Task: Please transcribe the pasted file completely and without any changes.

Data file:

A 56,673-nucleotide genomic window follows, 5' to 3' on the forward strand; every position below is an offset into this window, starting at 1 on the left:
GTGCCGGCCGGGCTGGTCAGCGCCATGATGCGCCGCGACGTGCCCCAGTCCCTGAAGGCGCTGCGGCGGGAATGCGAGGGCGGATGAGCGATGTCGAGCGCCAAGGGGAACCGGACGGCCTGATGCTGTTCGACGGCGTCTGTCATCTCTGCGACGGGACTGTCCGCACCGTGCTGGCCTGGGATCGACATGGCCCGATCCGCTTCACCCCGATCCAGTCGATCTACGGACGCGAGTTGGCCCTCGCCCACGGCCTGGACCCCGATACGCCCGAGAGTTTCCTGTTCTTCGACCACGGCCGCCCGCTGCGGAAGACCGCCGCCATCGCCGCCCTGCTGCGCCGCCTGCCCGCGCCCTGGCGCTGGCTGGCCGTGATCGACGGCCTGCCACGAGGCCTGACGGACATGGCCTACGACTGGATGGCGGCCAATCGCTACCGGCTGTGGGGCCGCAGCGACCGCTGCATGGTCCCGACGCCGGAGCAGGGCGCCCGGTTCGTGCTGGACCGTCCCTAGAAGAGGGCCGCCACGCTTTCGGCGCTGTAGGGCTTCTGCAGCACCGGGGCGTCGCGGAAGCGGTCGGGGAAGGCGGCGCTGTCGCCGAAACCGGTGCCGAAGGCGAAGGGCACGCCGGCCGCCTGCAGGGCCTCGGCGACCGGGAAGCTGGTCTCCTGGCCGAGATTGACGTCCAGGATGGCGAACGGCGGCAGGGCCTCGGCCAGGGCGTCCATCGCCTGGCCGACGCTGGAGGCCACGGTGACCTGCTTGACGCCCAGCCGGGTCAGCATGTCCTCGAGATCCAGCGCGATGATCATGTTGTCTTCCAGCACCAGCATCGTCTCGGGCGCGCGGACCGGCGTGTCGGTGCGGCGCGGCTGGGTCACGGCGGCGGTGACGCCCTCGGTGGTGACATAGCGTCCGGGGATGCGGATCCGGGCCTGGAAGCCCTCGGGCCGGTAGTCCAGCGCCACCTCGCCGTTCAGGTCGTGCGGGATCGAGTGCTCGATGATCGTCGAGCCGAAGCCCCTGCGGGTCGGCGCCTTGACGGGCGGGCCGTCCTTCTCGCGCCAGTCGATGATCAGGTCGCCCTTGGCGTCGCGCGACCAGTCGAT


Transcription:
A 56,673-nucleotide genomic window follows, 5' to 3' on the forward strand; every position below is an offset into this window, starting at 1 on the left:
GTGCCGGCCGGGCTGGTCAGCGCCATGATGCGCCGCGACGTGCCCCAGTCCCTGAAGGCGCTGCGGCGGGAATGCGAGGGCGGATGAGCGATGTCGAGCGCCAAGGGGAACCGGACGGCCTGATGCTGTTCGACGGCGTCTGTCATCTCTGCGACGGGACTGTCCGCACCGTGCTGGCCTGGGATCGACATGGCCCGATCCGCTTCACCCCGATCCAGTCGATCTACGGACGCGAGTTGGCCCTCGCCCACGGCCTGGACCCCGATACGCCCGAGAGTTTCCTGTTCTTCGACCACGGCCGCCCGCTGCGGAAGACCGCCGCCATCGCCGCCCTGCTGCGCCGCCTGCCCGCGCCCTGGCGCTGGCTGGCCGTGATCGACGGCCTGCCACGAGGCCTGACGGACATGGCCTACGACTGGATGGCGGCCAATCGCTACCGGCTGTGGGGCCGCAGCGACCGCTGCATGGTCCCGACGCCGGAGCAGGGCGCCCGGTTCGTGCTGGACCGTCCCTAGAAGAGGGCCGCCACGCTTTCGGCGCTGTAGGGCTTCTGCAGCACCGGGGCGTCGCGGAAGCGGTCGGGGAAGGCGGCGCTGTCGCCGAAACCGGTGCCGAAGGCGAAGGGCACGCCGGCCGCCTGCAGGGCCTCGGCGACCGGGAAGCTGGTCTCCTGGCCGAGATTGACGTCCAGGATGGCGAACGGCGGCAGGGCCTCGGCCAGGGCGTCCATCGCCTGGCCGACGCTGGAGGCCACGGTGACCTGCTTGACGCCCAGCCGGGTCAGCATGTCCTCGAGATCCAGCGCGATGATCATGTTGTCTTCCAGCACCAGCATCGTCTCGGGCGCGCGGACCGGCGTGTCGGTGCGGCGCGGCTGGGTCACGGCGGCGGTGACGCCCTCGGTGGTGACATAGCGTCCGGGGATGCGGATCCGGGCCTGGAAGCCCTCGGGCCGGTAGTCCAGCGCCACCTCGCCGTTCAGGTCGTGCGGGATCGAGTGCTCGATGATCGTCGAGCCGAAGCCCCTGCGGGTCGGCGCCTTGACGGGCGGGCCGTCCTTCTCGCGCCAGTCGATGATCAGGTCGCCCTTGGCGTCGCGCGACCAGTCGAT